1 LAUNCESTON Irish Murphy’s Glenn Moorhouse James Hotel Toss the Boss Toss to win free drink

1 LAUNCESTON Batman Fawkner Inn Good Friday Eve with Roundabout, ‘Cover Band’ Dj Earl + Guests @ Voice Niteclub Irish Murphy’s THE EMBERS James Hotel Good Friday Eve James Bar Dj Randall, Re-Cut, Buff star dlux Reality 3Sum Dj Nikko Royal Oak Damen Browne 9 till late in P/B

1 HOBART Heat Nightclub 10pm-7am Kaos Soak @ Kaos DJs Chilli & Brent 10pm till late Republic Bar & Café Ian Moss (solo) supp. Hayley Couper $20 10pm Syrup Downstairs 10.30pm: TACKYLAND – 70’s 80’s and 90’s RETRO with resident DJ’s Rolly and T.H.C. - Upstairs 11pm: THE BEEZ NEEZ presents DIRTY F’KING DANCING – house, electro & breaks with resident DJ’s Gillie & Adam Turner + guests Timo & Modal.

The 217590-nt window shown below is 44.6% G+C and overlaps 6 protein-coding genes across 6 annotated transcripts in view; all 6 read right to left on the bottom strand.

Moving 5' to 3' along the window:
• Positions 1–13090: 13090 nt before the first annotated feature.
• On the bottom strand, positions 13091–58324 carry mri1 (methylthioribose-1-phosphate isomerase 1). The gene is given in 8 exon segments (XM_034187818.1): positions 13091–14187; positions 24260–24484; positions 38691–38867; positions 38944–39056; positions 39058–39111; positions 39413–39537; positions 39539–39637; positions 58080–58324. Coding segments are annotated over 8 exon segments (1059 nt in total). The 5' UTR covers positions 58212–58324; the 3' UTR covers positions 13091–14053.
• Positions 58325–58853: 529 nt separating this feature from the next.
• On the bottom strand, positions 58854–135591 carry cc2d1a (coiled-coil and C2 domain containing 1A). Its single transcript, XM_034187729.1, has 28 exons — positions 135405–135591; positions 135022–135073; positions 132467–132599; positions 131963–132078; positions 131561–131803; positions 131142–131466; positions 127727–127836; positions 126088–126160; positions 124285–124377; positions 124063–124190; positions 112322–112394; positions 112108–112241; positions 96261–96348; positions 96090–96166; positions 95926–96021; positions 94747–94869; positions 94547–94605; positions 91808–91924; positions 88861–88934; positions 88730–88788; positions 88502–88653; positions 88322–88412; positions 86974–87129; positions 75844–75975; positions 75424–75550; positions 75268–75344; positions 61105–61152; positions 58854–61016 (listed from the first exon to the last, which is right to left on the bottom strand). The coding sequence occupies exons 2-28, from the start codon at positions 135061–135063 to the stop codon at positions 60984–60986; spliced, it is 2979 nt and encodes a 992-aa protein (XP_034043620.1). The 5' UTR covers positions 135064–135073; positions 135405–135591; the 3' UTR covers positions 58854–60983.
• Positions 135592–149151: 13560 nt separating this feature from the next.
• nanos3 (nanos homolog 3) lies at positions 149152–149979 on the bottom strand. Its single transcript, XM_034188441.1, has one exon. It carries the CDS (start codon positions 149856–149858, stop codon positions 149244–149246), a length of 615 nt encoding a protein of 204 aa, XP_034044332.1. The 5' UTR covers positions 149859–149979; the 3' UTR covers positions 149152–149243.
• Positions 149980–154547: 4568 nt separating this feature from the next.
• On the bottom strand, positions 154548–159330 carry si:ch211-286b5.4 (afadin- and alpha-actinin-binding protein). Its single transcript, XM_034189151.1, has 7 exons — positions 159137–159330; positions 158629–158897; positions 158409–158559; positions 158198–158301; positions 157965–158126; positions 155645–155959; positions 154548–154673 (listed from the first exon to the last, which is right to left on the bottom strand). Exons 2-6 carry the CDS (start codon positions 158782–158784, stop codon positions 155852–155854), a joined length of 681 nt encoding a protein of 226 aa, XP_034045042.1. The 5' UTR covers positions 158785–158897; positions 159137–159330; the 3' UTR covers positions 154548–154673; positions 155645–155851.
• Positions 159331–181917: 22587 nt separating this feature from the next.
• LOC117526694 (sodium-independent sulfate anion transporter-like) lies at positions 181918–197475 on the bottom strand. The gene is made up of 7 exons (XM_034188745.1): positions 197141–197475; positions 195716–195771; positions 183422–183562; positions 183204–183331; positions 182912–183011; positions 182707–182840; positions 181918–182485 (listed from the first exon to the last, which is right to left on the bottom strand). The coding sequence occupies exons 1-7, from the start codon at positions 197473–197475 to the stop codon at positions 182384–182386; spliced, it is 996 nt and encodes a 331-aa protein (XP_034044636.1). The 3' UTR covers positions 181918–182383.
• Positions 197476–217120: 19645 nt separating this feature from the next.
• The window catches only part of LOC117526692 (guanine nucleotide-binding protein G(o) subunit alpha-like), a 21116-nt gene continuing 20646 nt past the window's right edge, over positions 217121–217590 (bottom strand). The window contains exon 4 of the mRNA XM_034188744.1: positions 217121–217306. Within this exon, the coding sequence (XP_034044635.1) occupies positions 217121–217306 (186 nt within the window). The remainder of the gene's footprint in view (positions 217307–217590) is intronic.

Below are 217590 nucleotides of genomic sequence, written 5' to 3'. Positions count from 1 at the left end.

Saloon Trivia Night in the Main Room $5,000 to be Won Commences at 7pm.

Saloon Request Night – keep the party going with $3 Daiquiri’s for the Ladies and live DJ playing requests.



The Vic Live Bands Detour, New Age Hippies and more Footy on the Big Screen




Spurs/Warehouse Bundy 8 Ball Calcutta

Sirocco’s DJ Cola



Batman Fawkner Inn Monsoon ‘Cover Band’ Dj Earl + Guest @ Voice Niteclub

Halo Pendulum (WA) feat. MC J Rippa. Local DJs Smokey, Waz, Model T, Spinfx

Kings Bar Live Band “No Way Out”

Irish Murphy’s Gypsy Caravan

Spurs/Warehouse Big Screen Videos

James Hotel James Bar Leigh Ratcliffe Reality Dj MacD Dj Niko

Kaos Soak @ Kaos DJs Chilli & Brent 10pm till late Republic Bar & Café Blue Heelers 9pm Syrup Upstairs 10pm till late: LATE NIGHT BOOTY CALL with DJ’s Spinfx, Dave Webber, Bent & Scott Woodhouse. The Metz Uni night Mega Happy Hour 9-11pm DJ Dave Webber 9-late The Vic JohnCraig Live